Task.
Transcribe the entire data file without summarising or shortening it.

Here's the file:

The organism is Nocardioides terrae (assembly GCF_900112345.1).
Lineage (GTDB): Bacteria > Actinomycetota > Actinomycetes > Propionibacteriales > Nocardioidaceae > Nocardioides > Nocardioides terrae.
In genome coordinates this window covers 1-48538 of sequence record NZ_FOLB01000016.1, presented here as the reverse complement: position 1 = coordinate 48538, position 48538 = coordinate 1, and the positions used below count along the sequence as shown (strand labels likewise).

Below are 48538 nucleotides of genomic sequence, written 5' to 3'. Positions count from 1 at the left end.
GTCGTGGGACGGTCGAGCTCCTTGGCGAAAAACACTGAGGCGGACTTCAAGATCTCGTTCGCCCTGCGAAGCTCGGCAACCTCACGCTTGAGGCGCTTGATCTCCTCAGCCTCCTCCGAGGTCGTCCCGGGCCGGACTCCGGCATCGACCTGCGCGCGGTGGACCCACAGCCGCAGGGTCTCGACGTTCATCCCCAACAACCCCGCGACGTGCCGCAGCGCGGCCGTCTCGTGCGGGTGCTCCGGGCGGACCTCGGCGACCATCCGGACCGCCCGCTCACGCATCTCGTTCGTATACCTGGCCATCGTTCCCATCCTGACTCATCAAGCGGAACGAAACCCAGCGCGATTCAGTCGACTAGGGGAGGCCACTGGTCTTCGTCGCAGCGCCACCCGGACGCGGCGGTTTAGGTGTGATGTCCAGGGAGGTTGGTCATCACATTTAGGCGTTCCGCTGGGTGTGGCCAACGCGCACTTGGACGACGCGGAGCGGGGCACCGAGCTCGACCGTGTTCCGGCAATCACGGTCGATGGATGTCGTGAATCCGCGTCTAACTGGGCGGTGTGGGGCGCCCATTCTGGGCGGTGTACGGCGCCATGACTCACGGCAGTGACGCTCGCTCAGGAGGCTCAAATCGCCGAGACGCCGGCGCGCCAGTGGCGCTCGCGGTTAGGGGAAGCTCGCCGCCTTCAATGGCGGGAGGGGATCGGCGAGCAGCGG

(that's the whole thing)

The organism is Nocardioides terrae (assembly GCF_900112345.1).
Lineage (GTDB): Bacteria > Actinomycetota > Actinomycetes > Propionibacteriales > Nocardioidaceae > Nocardioides > Nocardioides terrae.
In genome coordinates this window covers 1-48538 of sequence record NZ_FOLB01000016.1, presented here as the reverse complement: position 1 = coordinate 48538, position 48538 = coordinate 1, and the positions used below count along the sequence as shown (strand labels likewise).

Below are 48538 nucleotides of genomic sequence, written 5' to 3'. Positions count from 1 at the left end.
GTCGTGGGACGGTCGAGCTCCTTGGCGAAAAACACTGAGGCGGACTTCAAGATCTCGTTCGCCCTGCGAAGCTCGGCAACCTCACGCTTGAGGCGCTTGATCTCCTCAGCCTCCTCCGAGGTCGTCCCGGGCCGGACTCCGGCATCGACCTGCGCGCGGTGGACCCACAGCCGCAGGGTCTCGACGTTCATCCCCAACAACCCCGCGACGTGCCGCAGCGCGGCCGTCTCGTGCGGGTGCTCCGGGCGGACCTCGGCGACCATCCGGACCGCCCGCTCACGCATCTCGTTCGTATACCTGGCCATCGTTCCCATCCTGACTCATCAAGCGGAACGAAACCCAGCGCGATTCAGTCGACTAGGGGAGGCCACTGGTCTTCGTCGCAGCGCCACCCGGACGCGGCGGTTTAGGTGTGATGTCCAGGGAGGTTGGTCATCACATTTAGGCGTTCCGCTGGGTGTGGCCAACGCGCACTTGGACGACGCGGAGCGGGGCACCGAGCTCGACCGTGTTCCGGCAATCACGGTCGATGGATGTCGTGAATCCGCGTCTAACTGGGCGGTGTGGGGCGCCCATTCTGGGCGGTGTACGGCGCCATGACTCACGGCAGTGACGCTCGCTCAGGAGGCTCAAATCGCCGAGACGCCGGCGCGCCAGTGGCGCTCGCGGTTAGGGGAAGCTCGCCGCCTTCAATGGCGGGAGGGGATCGGCGAGCAGCGG